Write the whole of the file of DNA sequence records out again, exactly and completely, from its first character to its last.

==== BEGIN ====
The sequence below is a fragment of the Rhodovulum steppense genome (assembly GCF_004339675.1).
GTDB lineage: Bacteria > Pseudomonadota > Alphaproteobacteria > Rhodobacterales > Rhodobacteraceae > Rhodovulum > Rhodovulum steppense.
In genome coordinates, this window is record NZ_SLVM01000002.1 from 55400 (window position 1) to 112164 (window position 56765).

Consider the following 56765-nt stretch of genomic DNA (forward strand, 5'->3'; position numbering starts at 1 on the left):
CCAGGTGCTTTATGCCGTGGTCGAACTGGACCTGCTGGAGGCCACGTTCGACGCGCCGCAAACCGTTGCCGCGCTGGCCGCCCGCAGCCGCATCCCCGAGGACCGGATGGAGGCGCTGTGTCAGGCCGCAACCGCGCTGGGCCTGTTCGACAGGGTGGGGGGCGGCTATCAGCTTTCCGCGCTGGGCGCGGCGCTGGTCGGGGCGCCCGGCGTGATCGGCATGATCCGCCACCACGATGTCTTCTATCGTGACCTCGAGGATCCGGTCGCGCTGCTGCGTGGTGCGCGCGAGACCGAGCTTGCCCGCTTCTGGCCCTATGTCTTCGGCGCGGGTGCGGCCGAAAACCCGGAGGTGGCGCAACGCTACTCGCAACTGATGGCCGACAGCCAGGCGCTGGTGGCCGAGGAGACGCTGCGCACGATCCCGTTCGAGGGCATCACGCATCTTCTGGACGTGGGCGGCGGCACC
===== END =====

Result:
The sequence below is a fragment of the Rhodovulum steppense genome (assembly GCF_004339675.1).
GTDB lineage: Bacteria > Pseudomonadota > Alphaproteobacteria > Rhodobacterales > Rhodobacteraceae > Rhodovulum > Rhodovulum steppense.
In genome coordinates, this window is record NZ_SLVM01000002.1 from 55400 (window position 1) to 112164 (window position 56765).

Consider the following 56765-nt stretch of genomic DNA (forward strand, 5'->3'; position numbering starts at 1 on the left):
CCAGGTGCTTTATGCCGTGGTCGAACTGGACCTGCTGGAGGCCACGTTCGACGCGCCGCAAACCGTTGCCGCGCTGGCCGCCCGCAGCCGCATCCCCGAGGACCGGATGGAGGCGCTGTGTCAGGCCGCAACCGCGCTGGGCCTGTTCGACAGGGTGGGGGGCGGCTATCAGCTTTCCGCGCTGGGCGCGGCGCTGGTCGGGGCGCCCGGCGTGATCGGCATGATCCGCCACCACGATGTCTTCTATCGTGACCTCGAGGATCCGGTCGCGCTGCTGCGTGGTGCGCGCGAGACCGAGCTTGCCCGCTTCTGGCCCTATGTCTTCGGCGCGGGTGCGGCCGAAAACCCGGAGGTGGCGCAACGCTACTCGCAACTGATGGCCGACAGCCAGGCGCTGGTGGCCGAGGAGACGCTGCGCACGATCCCGTTCGAGGGCATCACGCATCTTCTGGACGTGGGCGGCGGCACC